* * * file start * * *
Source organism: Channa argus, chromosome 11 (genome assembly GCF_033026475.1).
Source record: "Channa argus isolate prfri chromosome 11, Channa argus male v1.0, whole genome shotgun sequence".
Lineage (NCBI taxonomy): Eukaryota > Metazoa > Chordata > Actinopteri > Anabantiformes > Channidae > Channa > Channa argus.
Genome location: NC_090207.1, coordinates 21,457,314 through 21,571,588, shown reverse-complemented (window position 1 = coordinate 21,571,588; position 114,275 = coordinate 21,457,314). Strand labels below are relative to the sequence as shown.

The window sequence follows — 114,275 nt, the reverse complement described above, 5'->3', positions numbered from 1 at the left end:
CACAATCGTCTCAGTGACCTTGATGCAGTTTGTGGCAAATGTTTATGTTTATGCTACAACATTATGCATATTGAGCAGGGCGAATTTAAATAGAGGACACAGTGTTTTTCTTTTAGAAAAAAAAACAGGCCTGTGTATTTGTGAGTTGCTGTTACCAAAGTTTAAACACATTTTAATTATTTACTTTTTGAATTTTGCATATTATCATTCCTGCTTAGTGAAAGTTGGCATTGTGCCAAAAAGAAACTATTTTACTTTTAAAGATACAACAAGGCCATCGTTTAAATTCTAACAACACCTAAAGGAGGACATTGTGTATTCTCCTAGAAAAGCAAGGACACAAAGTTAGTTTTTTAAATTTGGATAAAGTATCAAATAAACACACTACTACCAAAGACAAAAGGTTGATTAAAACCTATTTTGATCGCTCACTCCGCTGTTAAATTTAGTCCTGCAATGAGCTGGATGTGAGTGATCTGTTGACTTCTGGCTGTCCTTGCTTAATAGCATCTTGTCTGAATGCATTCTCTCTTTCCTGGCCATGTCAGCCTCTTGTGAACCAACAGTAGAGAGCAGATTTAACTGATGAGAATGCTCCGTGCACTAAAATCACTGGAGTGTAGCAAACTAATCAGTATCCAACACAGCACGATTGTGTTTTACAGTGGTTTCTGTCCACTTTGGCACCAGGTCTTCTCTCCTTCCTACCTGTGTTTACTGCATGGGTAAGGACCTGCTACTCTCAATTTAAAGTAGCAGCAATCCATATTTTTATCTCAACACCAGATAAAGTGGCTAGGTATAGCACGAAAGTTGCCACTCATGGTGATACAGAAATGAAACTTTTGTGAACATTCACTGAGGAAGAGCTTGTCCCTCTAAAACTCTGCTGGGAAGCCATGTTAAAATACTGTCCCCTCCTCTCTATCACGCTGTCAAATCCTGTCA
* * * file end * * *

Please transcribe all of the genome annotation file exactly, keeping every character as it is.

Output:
Source organism: Channa argus, chromosome 11 (genome assembly GCF_033026475.1).
Source record: "Channa argus isolate prfri chromosome 11, Channa argus male v1.0, whole genome shotgun sequence".
Lineage (NCBI taxonomy): Eukaryota > Metazoa > Chordata > Actinopteri > Anabantiformes > Channidae > Channa > Channa argus.
Genome location: NC_090207.1, coordinates 21,457,314 through 21,571,588, shown reverse-complemented (window position 1 = coordinate 21,571,588; position 114,275 = coordinate 21,457,314). Strand labels below are relative to the sequence as shown.

The window sequence follows — 114,275 nt, the reverse complement described above, 5'->3', positions numbered from 1 at the left end:
CACAATCGTCTCAGTGACCTTGATGCAGTTTGTGGCAAATGTTTATGTTTATGCTACAACATTATGCATATTGAGCAGGGCGAATTTAAATAGAGGACACAGTGTTTTTCTTTTAGAAAAAAAAACAGGCCTGTGTATTTGTGAGTTGCTGTTACCAAAGTTTAAACACATTTTAATTATTTACTTTTTGAATTTTGCATATTATCATTCCTGCTTAGTGAAAGTTGGCATTGTGCCAAAAAGAAACTATTTTACTTTTAAAGATACAACAAGGCCATCGTTTAAATTCTAACAACACCTAAAGGAGGACATTGTGTATTCTCCTAGAAAAGCAAGGACACAAAGTTAGTTTTTTAAATTTGGATAAAGTATCAAATAAACACACTACTACCAAAGACAAAAGGTTGATTAAAACCTATTTTGATCGCTCACTCCGCTGTTAAATTTAGTCCTGCAATGAGCTGGATGTGAGTGATCTGTTGACTTCTGGCTGTCCTTGCTTAATAGCATCTTGTCTGAATGCATTCTCTCTTTCCTGGCCATGTCAGCCTCTTGTGAACCAACAGTAGAGAGCAGATTTAACTGATGAGAATGCTCCGTGCACTAAAATCACTGGAGTGTAGCAAACTAATCAGTATCCAACACAGCACGATTGTGTTTTACAGTGGTTTCTGTCCACTTTGGCACCAGGTCTTCTCTCCTTCCTACCTGTGTTTACTGCATGGGTAAGGACCTGCTACTCTCAATTTAAAGTAGCAGCAATCCATATTTTTATCTCAACACCAGATAAAGTGGCTAGGTATAGCACGAAAGTTGCCACTCATGGTGATACAGAAATGAAACTTTTGTGAACATTCACTGAGGAAGAGCTTGTCCCTCTAAAACTCTGCTGGGAAGCCATGTTAAAATACTGTCCCCTCCTCTCTATCACGCTGTCAAATCCTGTCA